Professor Morris MoscovitchUniversity Professors 2017
Faculty of Arts & Science
Research Interests: Cognitive science and neuropsychology
Morris Moscovitch was born to Herman and Margareta in Romania in 1945. At four, he moved to Israel and at seven to Canada where he attended Talmud Torah and Herzliah. He received his B.Sc. at McGill in 1966, his Ph.D. at the University of Pennsylvania in 1972 followed by a Post-doctoral year at the Montreal Neurological Institute in 1973-1974. In 1968, he married Jill Ornstein, also a psychology graduate student from Montreal. They have two children, Elana and David who, with their partners, Jessie and Leora, are parents to Ma’ayan, Ezra and Eitan. In 1971, he joined the University of Toronto, Erindale Campus (UTM) and moved to the St. George Campus in 2000. In 1987 he was appointed to Psychology at Baycrest Centre and in 1989 became a senior scientist at the Rotman Research Institute. Except for sabbaticals at the Hebrew University (1978-79; Institute for Advanced Studies, 1985-1986), and the University of Arizona (1996, 1999-2000), he spent his entire career at the University of Toronto, a world centre of memory research initiated by Tulving, Murdock, Craik, Lockhart and Slamecka. Moscovitch holds the Max and Gianna Glassman Chair in Neuropsychology and Aging.Blessed with education-loving parents, excellent school teachers (e.g. Irving Layton and Rabbi David Hartman), inspiring professors and mentors (Peter Milner, Paul Rozin and Brenda Milner; see Moscovitch, Can. J. Psych., 1968, for an intellectual autobiography), and smart, stimulating friends and colleagues throughout his life, Moscovitch feels as if he were not only born with an academic silver spoon, but that it never left his mouth, a feeling bolstered by his having extraordinarily talented and dedicated trainees.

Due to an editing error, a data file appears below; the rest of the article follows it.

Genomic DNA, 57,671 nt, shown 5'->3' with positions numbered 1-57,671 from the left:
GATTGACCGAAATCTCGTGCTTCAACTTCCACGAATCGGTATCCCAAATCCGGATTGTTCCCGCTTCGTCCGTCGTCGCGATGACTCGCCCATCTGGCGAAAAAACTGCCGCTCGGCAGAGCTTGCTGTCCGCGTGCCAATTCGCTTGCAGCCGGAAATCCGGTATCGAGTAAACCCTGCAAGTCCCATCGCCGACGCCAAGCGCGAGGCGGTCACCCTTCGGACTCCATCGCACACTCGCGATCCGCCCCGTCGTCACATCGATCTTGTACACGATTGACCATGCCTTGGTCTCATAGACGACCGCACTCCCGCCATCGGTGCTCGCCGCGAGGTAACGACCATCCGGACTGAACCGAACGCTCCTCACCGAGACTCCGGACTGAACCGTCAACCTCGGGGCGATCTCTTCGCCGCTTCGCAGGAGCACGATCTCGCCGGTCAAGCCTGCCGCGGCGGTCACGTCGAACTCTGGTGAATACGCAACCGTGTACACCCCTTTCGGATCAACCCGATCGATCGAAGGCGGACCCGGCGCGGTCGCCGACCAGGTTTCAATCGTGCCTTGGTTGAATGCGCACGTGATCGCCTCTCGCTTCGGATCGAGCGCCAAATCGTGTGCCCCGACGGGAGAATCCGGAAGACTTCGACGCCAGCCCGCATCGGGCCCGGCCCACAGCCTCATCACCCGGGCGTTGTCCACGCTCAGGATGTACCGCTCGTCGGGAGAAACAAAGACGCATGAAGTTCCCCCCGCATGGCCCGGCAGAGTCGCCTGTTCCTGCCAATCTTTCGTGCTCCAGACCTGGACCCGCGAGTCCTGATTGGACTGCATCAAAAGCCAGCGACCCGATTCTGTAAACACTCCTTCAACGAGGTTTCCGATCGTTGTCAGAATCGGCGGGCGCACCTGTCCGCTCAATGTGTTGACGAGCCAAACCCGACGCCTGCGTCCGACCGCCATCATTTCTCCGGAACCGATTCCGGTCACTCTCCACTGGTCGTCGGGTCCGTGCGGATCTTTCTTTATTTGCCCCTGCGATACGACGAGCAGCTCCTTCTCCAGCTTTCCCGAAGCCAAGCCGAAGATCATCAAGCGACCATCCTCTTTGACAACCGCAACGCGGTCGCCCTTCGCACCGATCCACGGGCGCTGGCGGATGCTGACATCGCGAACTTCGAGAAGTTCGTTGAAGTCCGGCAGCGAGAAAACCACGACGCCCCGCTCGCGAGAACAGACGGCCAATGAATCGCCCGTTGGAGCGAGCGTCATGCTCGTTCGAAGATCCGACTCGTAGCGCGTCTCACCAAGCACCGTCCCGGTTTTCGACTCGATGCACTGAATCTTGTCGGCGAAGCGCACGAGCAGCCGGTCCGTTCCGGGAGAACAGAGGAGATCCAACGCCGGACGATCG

A Fellow of Divisions 3 and 6 of APA, and of APS, AAAS and The Royal Society of Canada, Moscovitch is the recipient of lifetime achievement/distinguished career awards for his research, including the Hebb Award (2007), the William James Award (2008), and CNS Award (2012), and for his teaching and mentorship from his department (2003), his University (2015) and Women in Cognitive Science (2005). He has published over 300 papers, edited five books, and served as Co-Editor-in Chief of Neuropsychologia.
Moscovitch is best known for his work on the cognitive and brain basis of memory. His component process model (J.Cog.Neursci., 1992) posits that the neural structures mediating memory encoding, retention and retrieval depend on interactions between the nature of memory representations and task demands. His Multiple Trace Theory, developed with Lynn Nadel (Curr. Op. Neurobiol., 1997), and Trace Transformation Theory, developed with Gordon Winocur (JINS, 2011) provide the best account of hippocampal-neocortical interactions that underlie memory consolidation and transformation with time and experience in healthy and brain-damaged people. At the heart of the theories is the idea that it is a memory’s representation, rather than its age, that is related to the neural structures that mediate it. Perceptually-detailed memories are perpetually mediated by the hippocampus. Once such details are lost, and primarily the gist of the event is retained, memories become independent of the hippocampus and are mediated by the neocortex (Moscovitch et al, Annual Review of Psychology, 2016).
Moscovitch also has made important contributions to research on face-recognition (J. Cog. Neurosci., 1997), attention (Nat.Rev.Neurosci., 2008), and hemispheric specialization (Neuropsychologia, 1986).